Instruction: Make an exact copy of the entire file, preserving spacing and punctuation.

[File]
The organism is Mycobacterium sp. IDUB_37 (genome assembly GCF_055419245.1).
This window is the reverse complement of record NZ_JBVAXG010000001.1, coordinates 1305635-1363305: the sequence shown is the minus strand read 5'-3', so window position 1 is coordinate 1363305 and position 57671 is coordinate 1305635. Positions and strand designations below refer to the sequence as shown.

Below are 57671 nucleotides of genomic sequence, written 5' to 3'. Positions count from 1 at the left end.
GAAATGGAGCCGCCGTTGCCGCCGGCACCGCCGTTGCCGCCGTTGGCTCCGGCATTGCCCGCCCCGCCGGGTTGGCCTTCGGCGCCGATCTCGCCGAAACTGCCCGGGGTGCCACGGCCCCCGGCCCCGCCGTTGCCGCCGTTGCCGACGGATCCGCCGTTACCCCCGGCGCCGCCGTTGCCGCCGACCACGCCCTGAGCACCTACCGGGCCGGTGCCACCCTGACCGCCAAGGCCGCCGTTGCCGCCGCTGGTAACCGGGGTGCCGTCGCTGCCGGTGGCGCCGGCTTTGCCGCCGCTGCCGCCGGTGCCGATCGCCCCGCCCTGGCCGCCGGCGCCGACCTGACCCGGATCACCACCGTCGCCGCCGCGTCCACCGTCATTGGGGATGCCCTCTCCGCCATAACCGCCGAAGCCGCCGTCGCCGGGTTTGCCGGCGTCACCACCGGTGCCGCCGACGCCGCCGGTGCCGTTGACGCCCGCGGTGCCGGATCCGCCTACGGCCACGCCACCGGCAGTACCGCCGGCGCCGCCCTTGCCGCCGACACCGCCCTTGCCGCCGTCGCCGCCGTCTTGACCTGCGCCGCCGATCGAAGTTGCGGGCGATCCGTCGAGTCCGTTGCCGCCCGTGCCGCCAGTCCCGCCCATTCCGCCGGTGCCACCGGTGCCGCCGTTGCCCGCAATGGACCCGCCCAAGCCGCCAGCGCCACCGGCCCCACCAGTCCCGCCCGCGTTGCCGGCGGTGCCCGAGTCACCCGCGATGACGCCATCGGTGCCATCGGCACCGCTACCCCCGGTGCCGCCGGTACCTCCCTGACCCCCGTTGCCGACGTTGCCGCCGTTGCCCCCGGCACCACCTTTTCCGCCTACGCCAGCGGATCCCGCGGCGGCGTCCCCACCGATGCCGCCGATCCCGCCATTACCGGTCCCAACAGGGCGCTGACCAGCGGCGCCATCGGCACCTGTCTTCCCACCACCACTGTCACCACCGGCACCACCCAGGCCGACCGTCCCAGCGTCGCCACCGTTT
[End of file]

The organism is Mycobacterium sp. IDUB_37 (genome assembly GCF_055419245.1).
This window is the reverse complement of record NZ_JBVAXG010000001.1, coordinates 1305635-1363305: the sequence shown is the minus strand read 5'-3', so window position 1 is coordinate 1363305 and position 57671 is coordinate 1305635. Positions and strand designations below refer to the sequence as shown.

Below are 57671 nucleotides of genomic sequence, written 5' to 3'. Positions count from 1 at the left end.
GAAATGGAGCCGCCGTTGCCGCCGGCACCGCCGTTGCCGCCGTTGGCTCCGGCATTGCCCGCCCCGCCGGGTTGGCCTTCGGCGCCGATCTCGCCGAAACTGCCCGGGGTGCCACGGCCCCCGGCCCCGCCGTTGCCGCCGTTGCCGACGGATCCGCCGTTACCCCCGGCGCCGCCGTTGCCGCCGACCACGCCCTGAGCACCTACCGGGCCGGTGCCACCCTGACCGCCAAGGCCGCCGTTGCCGCCGCTGGTAACCGGGGTGCCGTCGCTGCCGGTGGCGCCGGCTTTGCCGCCGCTGCCGCCGGTGCCGATCGCCCCGCCCTGGCCGCCGGCGCCGACCTGACCCGGATCACCACCGTCGCCGCCGCGTCCACCGTCATTGGGGATGCCCTCTCCGCCATAACCGCCGAAGCCGCCGTCGCCGGGTTTGCCGGCGTCACCACCGGTGCCGCCGACGCCGCCGGTGCCGTTGACGCCCGCGGTGCCGGATCCGCCTACGGCCACGCCACCGGCAGTACCGCCGGCGCCGCCCTTGCCGCCGACACCGCCCTTGCCGCCGTCGCCGCCGTCTTGACCTGCGCCGCCGATCGAAGTTGCGGGCGATCCGTCGAGTCCGTTGCCGCCCGTGCCGCCAGTCCCGCCCATTCCGCCGGTGCCACCGGTGCCGCCGTTGCCCGCAATGGACCCGCCCAAGCCGCCAGCGCCACCGGCCCCACCAGTCCCGCCCGCGTTGCCGGCGGTGCCCGAGTCACCCGCGATGACGCCATCGGTGCCATCGGCACCGCTACCCCCGGTGCCGCCGGTACCTCCCTGACCCCCGTTGCCGACGTTGCCGCCGTTGCCCCCGGCACCACCTTTTCCGCCTACGCCAGCGGATCCCGCGGCGGCGTCCCCACCGATGCCGCCGATCCCGCCATTACCGGTCCCAACAGGGCGCTGACCAGCGGCGCCATCGGCACCTGTCTTCCCACCACCACTGTCACCACCGGCACCACCCAGGCCGACCGTCCCAGCGTCGCCACCGTTT